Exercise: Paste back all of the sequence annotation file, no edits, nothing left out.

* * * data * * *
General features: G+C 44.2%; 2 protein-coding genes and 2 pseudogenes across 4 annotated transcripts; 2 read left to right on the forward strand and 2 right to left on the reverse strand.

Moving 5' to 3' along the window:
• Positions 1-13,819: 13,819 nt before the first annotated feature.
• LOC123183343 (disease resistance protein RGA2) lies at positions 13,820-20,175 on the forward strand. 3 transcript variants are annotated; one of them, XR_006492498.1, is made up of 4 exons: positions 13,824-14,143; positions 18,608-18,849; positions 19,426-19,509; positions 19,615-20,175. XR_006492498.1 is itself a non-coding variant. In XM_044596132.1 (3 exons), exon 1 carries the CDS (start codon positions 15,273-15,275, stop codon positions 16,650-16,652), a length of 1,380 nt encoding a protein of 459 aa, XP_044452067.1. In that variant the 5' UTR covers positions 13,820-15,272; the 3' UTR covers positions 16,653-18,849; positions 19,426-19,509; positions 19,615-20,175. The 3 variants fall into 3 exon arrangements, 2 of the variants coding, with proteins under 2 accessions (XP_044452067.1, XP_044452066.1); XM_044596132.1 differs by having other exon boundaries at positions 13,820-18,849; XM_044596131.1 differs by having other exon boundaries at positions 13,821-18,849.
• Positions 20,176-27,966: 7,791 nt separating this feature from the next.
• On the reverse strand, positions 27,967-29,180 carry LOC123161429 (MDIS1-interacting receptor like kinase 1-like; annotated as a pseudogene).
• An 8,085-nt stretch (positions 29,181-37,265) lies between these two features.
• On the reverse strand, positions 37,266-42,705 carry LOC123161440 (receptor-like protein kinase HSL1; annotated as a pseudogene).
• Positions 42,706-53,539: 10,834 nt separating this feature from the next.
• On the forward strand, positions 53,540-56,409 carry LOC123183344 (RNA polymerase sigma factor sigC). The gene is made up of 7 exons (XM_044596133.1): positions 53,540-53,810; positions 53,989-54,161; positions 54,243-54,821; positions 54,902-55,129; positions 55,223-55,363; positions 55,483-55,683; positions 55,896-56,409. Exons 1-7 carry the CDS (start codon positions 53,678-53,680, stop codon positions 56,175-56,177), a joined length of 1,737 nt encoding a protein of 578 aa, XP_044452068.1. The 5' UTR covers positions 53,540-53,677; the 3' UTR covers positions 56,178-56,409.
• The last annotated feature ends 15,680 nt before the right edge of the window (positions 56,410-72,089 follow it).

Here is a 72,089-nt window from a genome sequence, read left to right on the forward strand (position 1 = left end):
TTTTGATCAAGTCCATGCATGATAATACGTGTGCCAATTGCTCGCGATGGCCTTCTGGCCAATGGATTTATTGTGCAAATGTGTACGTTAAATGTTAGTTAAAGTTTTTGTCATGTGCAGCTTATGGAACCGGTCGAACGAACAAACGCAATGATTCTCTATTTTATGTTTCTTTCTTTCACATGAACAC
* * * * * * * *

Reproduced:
General features: G+C 44.2%; 2 protein-coding genes and 2 pseudogenes across 4 annotated transcripts; 2 read left to right on the forward strand and 2 right to left on the reverse strand.

Moving 5' to 3' along the window:
• Positions 1-13,819: 13,819 nt before the first annotated feature.
• LOC123183343 (disease resistance protein RGA2) lies at positions 13,820-20,175 on the forward strand. 3 transcript variants are annotated; one of them, XR_006492498.1, is made up of 4 exons: positions 13,824-14,143; positions 18,608-18,849; positions 19,426-19,509; positions 19,615-20,175. XR_006492498.1 is itself a non-coding variant. In XM_044596132.1 (3 exons), exon 1 carries the CDS (start codon positions 15,273-15,275, stop codon positions 16,650-16,652), a length of 1,380 nt encoding a protein of 459 aa, XP_044452067.1. In that variant the 5' UTR covers positions 13,820-15,272; the 3' UTR covers positions 16,653-18,849; positions 19,426-19,509; positions 19,615-20,175. The 3 variants fall into 3 exon arrangements, 2 of the variants coding, with proteins under 2 accessions (XP_044452067.1, XP_044452066.1); XM_044596132.1 differs by having other exon boundaries at positions 13,820-18,849; XM_044596131.1 differs by having other exon boundaries at positions 13,821-18,849.
• Positions 20,176-27,966: 7,791 nt separating this feature from the next.
• On the reverse strand, positions 27,967-29,180 carry LOC123161429 (MDIS1-interacting receptor like kinase 1-like; annotated as a pseudogene).
• An 8,085-nt stretch (positions 29,181-37,265) lies between these two features.
• On the reverse strand, positions 37,266-42,705 carry LOC123161440 (receptor-like protein kinase HSL1; annotated as a pseudogene).
• Positions 42,706-53,539: 10,834 nt separating this feature from the next.
• On the forward strand, positions 53,540-56,409 carry LOC123183344 (RNA polymerase sigma factor sigC). The gene is made up of 7 exons (XM_044596133.1): positions 53,540-53,810; positions 53,989-54,161; positions 54,243-54,821; positions 54,902-55,129; positions 55,223-55,363; positions 55,483-55,683; positions 55,896-56,409. Exons 1-7 carry the CDS (start codon positions 53,678-53,680, stop codon positions 56,175-56,177), a joined length of 1,737 nt encoding a protein of 578 aa, XP_044452068.1. The 5' UTR covers positions 53,540-53,677; the 3' UTR covers positions 56,178-56,409.
• The last annotated feature ends 15,680 nt before the right edge of the window (positions 56,410-72,089 follow it).

Here is a 72,089-nt window from a genome sequence, read left to right on the forward strand (position 1 = left end):
TTTTGATCAAGTCCATGCATGATAATACGTGTGCCAATTGCTCGCGATGGCCTTCTGGCCAATGGATTTATTGTGCAAATGTGTACGTTAAATGTTAGTTAAAGTTTTTGTCATGTGCAGCTTATGGAACCGGTCGAACGAACAAACGCAATGATTCTCTATTTTATGTTTCTTTCTTTCACATGAACAC